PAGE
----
not as good as nana’s brownies

Posted on September 24, 2012

4




What do I know about a good brownie? A better question might be, what the hell am I doing making brownies if I don’t like chocolate, but let’s not go there right now. I’m going to give them away tomorrow, or most of them anyways. One was more than enough for me, since now I’ll be trying to go to bed, all sugar high…

I decided to go with my 9×13 pan, because it was the first thing listed on the recipe, and I decided that one dish would be better to wash than two. When I poured the batter in, it looked really low. Less than half way? I didn’t think that brownies would puff up that much, and figured I was doomed to failure.

I was thinking about it, and though I’ve tried a multitude of brownies in my life (though too many people put nuts in them which is why I never really was into them, though I do like a single very good tasting brownie here and there), and only liked some… I can’t recall ever actually making brownies myself.

They often grace our countertop, but always from a box as a quick thing after dinner, never from scratch and never because I’ve made them. So this whole thing about making them by scratch, which I’ve maybe witnessed somebody else doing, but I put a lot of pressure on these brownies working out well. I started to feel better about them once they’d been in the oven for about 25 minutes, because they had puffed up more than expected! Whew!


I decided late in the game that I wanted to add peanut butter chips into the brownies, aaaannnnd, they were already in the oven. I figured I could just add them on top once they’d been in the oven for about 25 of their 40 minute cook time. Did I think that these peanut butter chips would melt much like peanut butter does when it’s heated? Yes. Did they? No.

They look like they’ll melt. Stupid tricky things. They do not melt, not like chocolate does, anyways…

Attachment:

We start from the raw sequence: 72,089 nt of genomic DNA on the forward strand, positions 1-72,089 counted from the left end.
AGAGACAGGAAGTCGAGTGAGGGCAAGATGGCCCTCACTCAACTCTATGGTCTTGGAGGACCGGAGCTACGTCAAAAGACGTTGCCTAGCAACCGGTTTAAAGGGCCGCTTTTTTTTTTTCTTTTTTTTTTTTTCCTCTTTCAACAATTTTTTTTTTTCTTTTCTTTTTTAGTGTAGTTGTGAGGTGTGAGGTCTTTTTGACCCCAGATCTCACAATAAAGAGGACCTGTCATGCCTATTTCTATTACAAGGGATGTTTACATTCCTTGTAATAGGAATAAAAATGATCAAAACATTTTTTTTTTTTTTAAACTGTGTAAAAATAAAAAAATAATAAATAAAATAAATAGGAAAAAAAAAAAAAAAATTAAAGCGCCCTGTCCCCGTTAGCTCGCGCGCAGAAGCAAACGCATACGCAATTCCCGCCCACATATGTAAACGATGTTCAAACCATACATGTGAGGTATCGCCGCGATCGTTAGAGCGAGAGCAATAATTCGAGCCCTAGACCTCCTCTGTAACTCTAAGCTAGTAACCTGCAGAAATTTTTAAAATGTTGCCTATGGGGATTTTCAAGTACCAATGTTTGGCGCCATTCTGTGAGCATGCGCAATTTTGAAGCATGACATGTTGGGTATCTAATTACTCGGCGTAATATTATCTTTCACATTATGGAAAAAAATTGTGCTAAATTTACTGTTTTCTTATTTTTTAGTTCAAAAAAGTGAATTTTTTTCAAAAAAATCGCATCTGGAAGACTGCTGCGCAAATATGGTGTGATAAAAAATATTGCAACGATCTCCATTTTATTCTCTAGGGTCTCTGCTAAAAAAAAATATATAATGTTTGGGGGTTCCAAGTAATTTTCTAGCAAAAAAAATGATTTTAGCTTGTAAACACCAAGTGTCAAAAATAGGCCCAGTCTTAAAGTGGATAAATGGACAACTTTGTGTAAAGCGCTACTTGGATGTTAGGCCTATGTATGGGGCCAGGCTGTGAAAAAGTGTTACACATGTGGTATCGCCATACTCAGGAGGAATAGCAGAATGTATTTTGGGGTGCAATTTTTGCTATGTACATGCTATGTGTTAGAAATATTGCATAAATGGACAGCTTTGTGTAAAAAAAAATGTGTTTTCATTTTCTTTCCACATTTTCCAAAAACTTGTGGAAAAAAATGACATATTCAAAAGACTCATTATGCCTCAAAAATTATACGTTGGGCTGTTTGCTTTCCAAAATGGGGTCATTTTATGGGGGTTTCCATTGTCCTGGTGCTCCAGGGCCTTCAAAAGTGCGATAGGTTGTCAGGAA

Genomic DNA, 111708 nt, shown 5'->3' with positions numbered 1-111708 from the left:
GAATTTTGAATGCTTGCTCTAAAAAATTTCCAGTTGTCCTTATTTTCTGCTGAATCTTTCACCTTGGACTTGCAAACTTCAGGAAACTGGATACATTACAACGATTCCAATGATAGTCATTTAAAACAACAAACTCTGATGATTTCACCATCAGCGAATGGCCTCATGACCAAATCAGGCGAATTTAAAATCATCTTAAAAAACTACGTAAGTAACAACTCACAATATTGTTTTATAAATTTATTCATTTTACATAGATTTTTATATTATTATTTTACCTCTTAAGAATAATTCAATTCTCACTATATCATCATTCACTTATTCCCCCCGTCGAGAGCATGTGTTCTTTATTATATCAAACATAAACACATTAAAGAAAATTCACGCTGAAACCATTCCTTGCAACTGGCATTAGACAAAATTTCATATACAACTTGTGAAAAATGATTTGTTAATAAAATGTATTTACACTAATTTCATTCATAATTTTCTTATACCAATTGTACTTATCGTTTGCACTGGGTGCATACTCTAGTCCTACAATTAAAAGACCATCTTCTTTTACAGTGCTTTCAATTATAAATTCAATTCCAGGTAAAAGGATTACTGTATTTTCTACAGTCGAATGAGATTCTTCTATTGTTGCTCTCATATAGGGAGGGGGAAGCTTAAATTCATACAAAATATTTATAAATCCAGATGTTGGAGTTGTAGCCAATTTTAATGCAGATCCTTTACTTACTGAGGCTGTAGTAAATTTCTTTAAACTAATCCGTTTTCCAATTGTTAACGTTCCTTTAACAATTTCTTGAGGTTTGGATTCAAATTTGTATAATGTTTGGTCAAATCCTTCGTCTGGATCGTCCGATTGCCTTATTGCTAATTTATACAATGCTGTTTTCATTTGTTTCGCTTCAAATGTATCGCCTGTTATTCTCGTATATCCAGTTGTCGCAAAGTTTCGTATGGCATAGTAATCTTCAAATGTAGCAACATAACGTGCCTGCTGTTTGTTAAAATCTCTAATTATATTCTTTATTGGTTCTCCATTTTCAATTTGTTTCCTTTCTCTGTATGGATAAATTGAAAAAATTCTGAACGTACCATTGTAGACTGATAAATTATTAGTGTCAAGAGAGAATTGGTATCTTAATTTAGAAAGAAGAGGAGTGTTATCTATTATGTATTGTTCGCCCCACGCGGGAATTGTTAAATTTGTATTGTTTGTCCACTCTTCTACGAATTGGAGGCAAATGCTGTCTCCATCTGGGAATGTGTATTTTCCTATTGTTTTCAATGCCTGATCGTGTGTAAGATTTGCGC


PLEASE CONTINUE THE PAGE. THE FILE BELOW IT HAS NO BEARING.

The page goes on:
So, I smushed them with a spatula. Which was a half-hazard sort of last resort option with these stupid chips. It’s likely that most of what is in these chips is not naturally accuring, and soooo it doesn’t melt. Now I know that these bad boys have to be inside the cookie or brownie, and not outside. I do wonder if they would’ve done what I wanted them to do if they’d been dropped on top when the whole mixture was wet/uncooked. They had that crumbly look of something that is willing itself to melt, just hasn’t had the time…

Not too shabby for a first try. Sometimes the best thing to do is return to the source, and so when I looked (high and low) for a recipe that I could just use cocoa powder for I found many great looking recipes which called for melting chocolate, but only a few that included powder.

Ultimate Chocolate Brownies
adapted from Hershey’s Chocolate
fills either one 9x13x2 pan, or two 8-inch square pans

  • 1 cup dark or semi-sweet chocolate chips
  • 1/4 teaspoon salt
  • 1-1/3 cups all-purpose flour
  • 1 teaspoon vanilla extract
  • 1/2 cup boiling water
  • 2 cups sugar
  • 2 eggs
  • 2/3 cup butter or margarine, melted and divided
  • 3/4 cup cocoa, sifted
  • 1/2 teaspoon baking soda

Choose your pan size, grease it/them. Preheat your oven to 350F. Melt butter first thing, starting with room temperature butter is ideal, otherwise you’ll end up with SERIOUSLY hot butter if you are melting it as you try to use it…

In your stand mixer, sift cocoa and baking soda into the bowl and stir in 1/3c of butter with paddle attachment. Heat up some water in your electric kettle, and mix until batter starts to get thick. Add the sugar, eggs and remaining 1/3c butter; mix it until smooth. Sift in flour and salt, add vanilla extract mix until completely combined. Add your chocolate chips and put into prepared pan(s).

Bake for 30-40 minutes. One way to check for doneness of brownies is when they start to pull away from the sides of the pan.

I put a dollop (the word was totally rejected and mocked when I uttered it) of mascarpone cheese and dusted it with cocoa powder.

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Posted in: bars, dessert